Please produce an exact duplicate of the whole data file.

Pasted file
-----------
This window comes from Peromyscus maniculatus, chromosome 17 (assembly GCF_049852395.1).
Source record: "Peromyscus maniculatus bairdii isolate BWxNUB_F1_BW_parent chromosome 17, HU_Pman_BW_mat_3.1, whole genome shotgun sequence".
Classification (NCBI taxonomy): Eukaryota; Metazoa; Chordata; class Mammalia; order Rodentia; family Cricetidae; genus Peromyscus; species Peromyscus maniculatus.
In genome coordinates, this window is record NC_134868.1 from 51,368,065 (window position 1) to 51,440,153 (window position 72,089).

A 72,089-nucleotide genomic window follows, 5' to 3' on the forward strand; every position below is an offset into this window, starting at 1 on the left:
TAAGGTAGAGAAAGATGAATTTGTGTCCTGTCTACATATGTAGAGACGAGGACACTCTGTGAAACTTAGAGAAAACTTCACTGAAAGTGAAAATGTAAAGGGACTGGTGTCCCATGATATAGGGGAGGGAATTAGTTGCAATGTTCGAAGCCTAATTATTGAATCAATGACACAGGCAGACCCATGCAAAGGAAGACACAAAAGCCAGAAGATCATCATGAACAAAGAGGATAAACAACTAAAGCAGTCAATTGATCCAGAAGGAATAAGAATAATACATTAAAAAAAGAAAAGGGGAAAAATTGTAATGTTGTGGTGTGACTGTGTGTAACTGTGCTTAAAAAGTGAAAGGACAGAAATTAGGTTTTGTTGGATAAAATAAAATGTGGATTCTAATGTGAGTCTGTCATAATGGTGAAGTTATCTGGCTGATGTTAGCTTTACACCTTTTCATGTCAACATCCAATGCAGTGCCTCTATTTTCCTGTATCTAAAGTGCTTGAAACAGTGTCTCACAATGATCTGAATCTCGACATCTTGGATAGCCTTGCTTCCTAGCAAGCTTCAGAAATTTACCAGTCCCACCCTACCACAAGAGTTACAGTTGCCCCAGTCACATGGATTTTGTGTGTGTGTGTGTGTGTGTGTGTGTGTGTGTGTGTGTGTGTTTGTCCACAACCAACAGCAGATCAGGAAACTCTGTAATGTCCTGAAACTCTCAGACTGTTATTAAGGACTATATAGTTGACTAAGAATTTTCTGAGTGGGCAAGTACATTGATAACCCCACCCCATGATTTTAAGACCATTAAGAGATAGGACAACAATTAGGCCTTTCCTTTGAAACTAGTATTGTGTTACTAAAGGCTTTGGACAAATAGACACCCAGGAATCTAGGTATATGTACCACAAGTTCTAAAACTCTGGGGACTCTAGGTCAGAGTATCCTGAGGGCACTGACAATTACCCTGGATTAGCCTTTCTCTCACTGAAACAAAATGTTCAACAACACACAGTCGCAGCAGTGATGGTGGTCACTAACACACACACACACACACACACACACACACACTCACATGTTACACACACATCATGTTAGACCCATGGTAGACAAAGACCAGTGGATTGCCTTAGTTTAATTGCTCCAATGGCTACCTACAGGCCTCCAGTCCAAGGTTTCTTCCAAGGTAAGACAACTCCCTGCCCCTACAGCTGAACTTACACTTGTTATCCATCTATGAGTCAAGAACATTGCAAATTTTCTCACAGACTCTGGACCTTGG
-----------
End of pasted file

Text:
This window comes from Peromyscus maniculatus, chromosome 17 (assembly GCF_049852395.1).
Source record: "Peromyscus maniculatus bairdii isolate BWxNUB_F1_BW_parent chromosome 17, HU_Pman_BW_mat_3.1, whole genome shotgun sequence".
Classification (NCBI taxonomy): Eukaryota; Metazoa; Chordata; class Mammalia; order Rodentia; family Cricetidae; genus Peromyscus; species Peromyscus maniculatus.
In genome coordinates, this window is record NC_134868.1 from 51,368,065 (window position 1) to 51,440,153 (window position 72,089).

A 72,089-nucleotide genomic window follows, 5' to 3' on the forward strand; every position below is an offset into this window, starting at 1 on the left:
TAAGGTAGAGAAAGATGAATTTGTGTCCTGTCTACATATGTAGAGACGAGGACACTCTGTGAAACTTAGAGAAAACTTCACTGAAAGTGAAAATGTAAAGGGACTGGTGTCCCATGATATAGGGGAGGGAATTAGTTGCAATGTTCGAAGCCTAATTATTGAATCAATGACACAGGCAGACCCATGCAAAGGAAGACACAAAAGCCAGAAGATCATCATGAACAAAGAGGATAAACAACTAAAGCAGTCAATTGATCCAGAAGGAATAAGAATAATACATTAAAAAAAGAAAAGGGGAAAAATTGTAATGTTGTGGTGTGACTGTGTGTAACTGTGCTTAAAAAGTGAAAGGACAGAAATTAGGTTTTGTTGGATAAAATAAAATGTGGATTCTAATGTGAGTCTGTCATAATGGTGAAGTTATCTGGCTGATGTTAGCTTTACACCTTTTCATGTCAACATCCAATGCAGTGCCTCTATTTTCCTGTATCTAAAGTGCTTGAAACAGTGTCTCACAATGATCTGAATCTCGACATCTTGGATAGCCTTGCTTCCTAGCAAGCTTCAGAAATTTACCAGTCCCACCCTACCACAAGAGTTACAGTTGCCCCAGTCACATGGATTTTGTGTGTGTGTGTGTGTGTGTGTGTGTGTGTGTGTGTGTGTGTTTGTCCACAACCAACAGCAGATCAGGAAACTCTGTAATGTCCTGAAACTCTCAGACTGTTATTAAGGACTATATAGTTGACTAAGAATTTTCTGAGTGGGCAAGTACATTGATAACCCCACCCCATGATTTTAAGACCATTAAGAGATAGGACAACAATTAGGCCTTTCCTTTGAAACTAGTATTGTGTTACTAAAGGCTTTGGACAAATAGACACCCAGGAATCTAGGTATATGTACCACAAGTTCTAAAACTCTGGGGACTCTAGGTCAGAGTATCCTGAGGGCACTGACAATTACCCTGGATTAGCCTTTCTCTCACTGAAACAAAATGTTCAACAACACACAGTCGCAGCAGTGATGGTGGTCACTAACACACACACACACACACACACACACACACACTCACATGTTACACACACATCATGTTAGACCCATGGTAGACAAAGACCAGTGGATTGCCTTAGTTTAATTGCTCCAATGGCTACCTACAGGCCTCCAGTCCAAGGTTTCTTCCAAGGTAAGACAACTCCCTGCCCCTACAGCTGAACTTACACTTGTTATCCATCTATGAGTCAAGAACATTGCAAATTTTCTCACAGACTCTGGACCTTGG